Your browser is no longer supported

For the best possible experience using our website we recommend you upgrade to a newer version or another browser.

Your browser appears to have cookies disabled. For the best experience of this website, please enable cookies in your browser

We'll assume we have your consent to use cookies, for example so you won't need to log in each time you visit our site.
Learn more


  • Comment
Warning bug case ruling could open legal floodgates...
Warning bug case ruling could open legal floodgates

By Mark Smulian

Senior officers and councillors could face huge fines for future health and safety offences, following a council manager's conviction over her town's 2002 legionnaire's disease outbreak.

Gillian Beckingham, a£30,000-a-year design services head at Barrow-in-Furness BC, was fined£15,000 for failing to protect the health and safety of others under the Health & Safety at Work Act.

Her lawyer Kathryn Gilbertson predicted: 'This opens the floodgates to cases against senior councillors and employees where death or serious injury occurs.

'The Health & Safety Executive and the police will now go after [them]. Up to now, local government has been very lucky.'

Mr Justice Brunton said the fine would have been far higher had Ms Beckingham been 'a lady of wealth'.

She was cleared on seven counts of manslaughter arising from Britain's worst outbreak of the disease, when defective air conditioning in a leisure centre emitted a contaminated spray.

Barrow was fined£125,000 for breaching the Act on liabilities to third parties. It also faces£90,000 costs.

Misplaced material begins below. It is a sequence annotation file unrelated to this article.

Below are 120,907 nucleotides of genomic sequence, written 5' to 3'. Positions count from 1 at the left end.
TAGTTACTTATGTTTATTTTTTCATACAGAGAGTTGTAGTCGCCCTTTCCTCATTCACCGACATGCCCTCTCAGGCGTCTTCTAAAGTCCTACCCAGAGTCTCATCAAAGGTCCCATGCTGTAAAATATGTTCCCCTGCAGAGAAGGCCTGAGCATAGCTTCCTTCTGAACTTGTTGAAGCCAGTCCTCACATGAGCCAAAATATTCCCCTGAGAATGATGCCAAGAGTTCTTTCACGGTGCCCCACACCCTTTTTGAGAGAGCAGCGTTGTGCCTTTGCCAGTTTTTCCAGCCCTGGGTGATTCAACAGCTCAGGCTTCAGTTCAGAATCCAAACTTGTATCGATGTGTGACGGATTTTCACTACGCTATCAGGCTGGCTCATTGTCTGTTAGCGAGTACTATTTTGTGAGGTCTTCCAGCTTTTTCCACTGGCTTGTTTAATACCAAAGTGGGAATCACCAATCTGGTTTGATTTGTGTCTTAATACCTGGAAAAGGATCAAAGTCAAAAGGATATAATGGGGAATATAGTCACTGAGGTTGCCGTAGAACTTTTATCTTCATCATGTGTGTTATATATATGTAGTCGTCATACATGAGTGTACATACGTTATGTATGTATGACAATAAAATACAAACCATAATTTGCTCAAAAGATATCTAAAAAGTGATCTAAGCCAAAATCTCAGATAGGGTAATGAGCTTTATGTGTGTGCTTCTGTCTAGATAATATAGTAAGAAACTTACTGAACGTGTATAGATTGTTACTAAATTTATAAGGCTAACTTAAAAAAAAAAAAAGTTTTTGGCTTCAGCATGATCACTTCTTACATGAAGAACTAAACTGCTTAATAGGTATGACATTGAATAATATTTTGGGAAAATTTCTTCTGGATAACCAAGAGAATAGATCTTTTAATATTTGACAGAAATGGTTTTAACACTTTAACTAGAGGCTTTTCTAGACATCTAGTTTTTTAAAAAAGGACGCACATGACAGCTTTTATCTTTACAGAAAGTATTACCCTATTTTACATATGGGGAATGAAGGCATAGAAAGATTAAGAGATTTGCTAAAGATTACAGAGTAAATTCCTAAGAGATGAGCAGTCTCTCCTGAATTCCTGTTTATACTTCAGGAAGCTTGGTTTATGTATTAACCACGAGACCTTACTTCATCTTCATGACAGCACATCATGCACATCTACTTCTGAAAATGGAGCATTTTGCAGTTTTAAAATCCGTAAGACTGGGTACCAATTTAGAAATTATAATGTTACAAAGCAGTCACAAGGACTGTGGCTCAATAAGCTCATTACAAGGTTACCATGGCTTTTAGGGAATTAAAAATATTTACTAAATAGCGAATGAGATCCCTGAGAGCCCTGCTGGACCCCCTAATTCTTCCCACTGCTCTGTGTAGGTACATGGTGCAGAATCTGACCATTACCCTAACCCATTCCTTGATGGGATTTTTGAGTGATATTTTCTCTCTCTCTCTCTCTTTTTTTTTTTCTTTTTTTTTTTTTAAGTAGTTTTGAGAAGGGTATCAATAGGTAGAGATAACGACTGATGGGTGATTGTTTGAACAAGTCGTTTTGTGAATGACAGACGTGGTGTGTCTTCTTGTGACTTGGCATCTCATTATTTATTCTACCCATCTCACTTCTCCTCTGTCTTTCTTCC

The judge said the council would have been fined£1m were it a large commercial organisation.

Ms Beckingham was tried last year, but that jury failed to agree verdicts on the manslaughter charges and a judge cleared the council of corporate manslaughter (LGC, 28 April 2005). The crown then sought her retrial on all charges.

Ms Gilbertson said Ms Beckingham's defence had been that she was not directly linked to the deaths 'because she was an architect and was just assisting in procuring a new maintenance contract'.

Chief executive Tom Campbell resisted calls to resign from victim's relations.

He apologised, but said: 'If I had any reason to resign, I would have resigned four years ago.'

Neither the council nor Unison supported Ms Beckingham's legal costs, which were met from legal aid.

Ms Gilbertson said: 'Perhaps other employees ought to consider their position carefully as to whether their employer or union would leave them alone where they face serious criminal charges arising from their workplace responsibilities.'

  • Comment

Have your say

You must sign in to make a comment

Please remember that the submission of any material is governed by our Terms and Conditions and by submitting material you confirm your agreement to these Terms and Conditions.

Links may be included in your comments but HTML is not permitted.